New Orleans is one of the oldest cities in the country. In fact, it predates the official founding of the United States altogether. What started as a simple port town teeming with pirates, trade opportunists, and ladies of the night would eventually become a culturally diverse metropolis like no other, as it has its own fair share of tragic events and dramatic shifts in identity. From old Creole legends to tales of sickness and war, there is scarcely a corner in the French Quarter that doesn’t have a story behind it - and that goes double for the many hotels in the area.
It would be a surprise if the place you choose to rest at after your Big Easy adventures doesn't have a tragic or otherwise gruesome past tied to it. The question that must be asked each time you book a room is whether your potentially mortally challenged roommate has good or bad intentions during your stay. Read on to learn about some of the most famous haunted domiciles of New Orleans.
With its intricately decorated halls, themed rooms, and complimentary PB&J sandwiches, Le Pavillon Hotel might as well be called the Big Easy’s land-based Titanic. The site of Le Pavillon has been home to a slew of structures, including a theater that burned to the ground in the late 1800s. It’s rumored over 100 lost souls reside within the halls of the hotel, perhaps the most famous of which is a lonely woman in black who visits male guests in the night.
Other frequent supernatural visitors include a well-dressed couple from the 1920s in the lobby, a young girl who exudes her fear and confusion from an outdoor carriage accident, and a mischievous prankster on the third floor.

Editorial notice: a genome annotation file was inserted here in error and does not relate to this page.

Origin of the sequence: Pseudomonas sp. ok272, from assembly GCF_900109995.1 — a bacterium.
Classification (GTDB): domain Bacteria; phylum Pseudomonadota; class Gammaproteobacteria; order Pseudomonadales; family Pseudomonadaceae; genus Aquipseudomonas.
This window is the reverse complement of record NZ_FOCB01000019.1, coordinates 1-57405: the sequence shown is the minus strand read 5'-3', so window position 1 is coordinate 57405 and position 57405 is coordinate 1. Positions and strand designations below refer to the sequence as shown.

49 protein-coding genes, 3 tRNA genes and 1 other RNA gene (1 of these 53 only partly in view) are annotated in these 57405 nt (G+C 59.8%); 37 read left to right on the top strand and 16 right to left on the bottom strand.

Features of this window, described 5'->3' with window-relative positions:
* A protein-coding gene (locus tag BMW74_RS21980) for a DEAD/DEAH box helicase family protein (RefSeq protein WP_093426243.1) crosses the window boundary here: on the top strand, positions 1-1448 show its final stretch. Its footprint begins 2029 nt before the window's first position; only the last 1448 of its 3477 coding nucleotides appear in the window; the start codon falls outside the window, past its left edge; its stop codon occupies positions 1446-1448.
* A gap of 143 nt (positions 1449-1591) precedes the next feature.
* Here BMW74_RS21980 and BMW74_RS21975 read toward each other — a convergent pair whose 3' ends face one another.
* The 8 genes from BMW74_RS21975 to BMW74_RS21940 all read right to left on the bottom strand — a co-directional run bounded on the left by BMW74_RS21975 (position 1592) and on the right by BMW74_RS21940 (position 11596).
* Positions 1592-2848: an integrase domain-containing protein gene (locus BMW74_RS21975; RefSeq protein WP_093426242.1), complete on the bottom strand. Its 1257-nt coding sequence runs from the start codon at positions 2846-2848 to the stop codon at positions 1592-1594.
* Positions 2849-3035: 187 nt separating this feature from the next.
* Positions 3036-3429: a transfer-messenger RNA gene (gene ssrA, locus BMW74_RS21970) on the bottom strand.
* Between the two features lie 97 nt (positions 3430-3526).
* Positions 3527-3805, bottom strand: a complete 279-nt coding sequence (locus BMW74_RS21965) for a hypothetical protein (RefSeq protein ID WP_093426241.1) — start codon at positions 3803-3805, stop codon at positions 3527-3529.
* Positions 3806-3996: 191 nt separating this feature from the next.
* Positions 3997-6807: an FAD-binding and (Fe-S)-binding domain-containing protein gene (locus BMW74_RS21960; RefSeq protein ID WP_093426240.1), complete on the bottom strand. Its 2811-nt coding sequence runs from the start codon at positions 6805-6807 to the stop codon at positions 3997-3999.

The Hotel Monteleone is one of the oldest family-owned businesses in New Orleans, having been under the care of the Monteleones for five long generations. Paranormal researchers have concluded that about a dozen ghosts check into the Monteleone on a regular basis, but the most beloved of them has to be little Maurice Begere.
Maurice was only a toddler when he suddenly succumbed to a fever during his stay at Hotel Monteleone in the late 1800s. His parents were so stricken with grief they reportedly revisited the hotel for several years in hopes of seeing young Maurice again. The boy would eventually return to put his mother at ease and, according to some, continues to pitter-patter through rooms on the 14th floor (really the 13th floor) to this day.
The Le Richelieu Hotel may be a charming example of NOLA’s culturally diverse history today, but it was once the site of a particularly bloody episode of the city’s tumultuous history. During the height of the rebellion led by the French members of the city against the newly appointed Spanish government, Count Alexander O'Reilly was commissioned to snuff the opposition out.
Upon capturing Attorney General Nicolas Chauvin de la Freniere, O’Reilly took him and four additional freedom fighters to the site of the hotel, which was home to Spanish barracks at the time. “Bloody O’Reilly” then executed the French rebels by firing squad. Today, guests of the hotel report occurrences related to the soldiers who perished on the site.
Before being converted into a luxury hotel, the Bourbon Orleans Hotel was the site of the legendary Orleans Ballroom and Theater, as well as a convent at the end of the 19th century. Because of its various incarnations throughout the ages, the site is host to a menagerie of paranormal entities.
A dance-happy spirit can often be seen waltzing through the hotel ballroom and rustling the curtains to make its presence known. Young children and nuns who succumbed to the city’s yellow fever epidemic can also be seen wandering the halls of the sixth floor.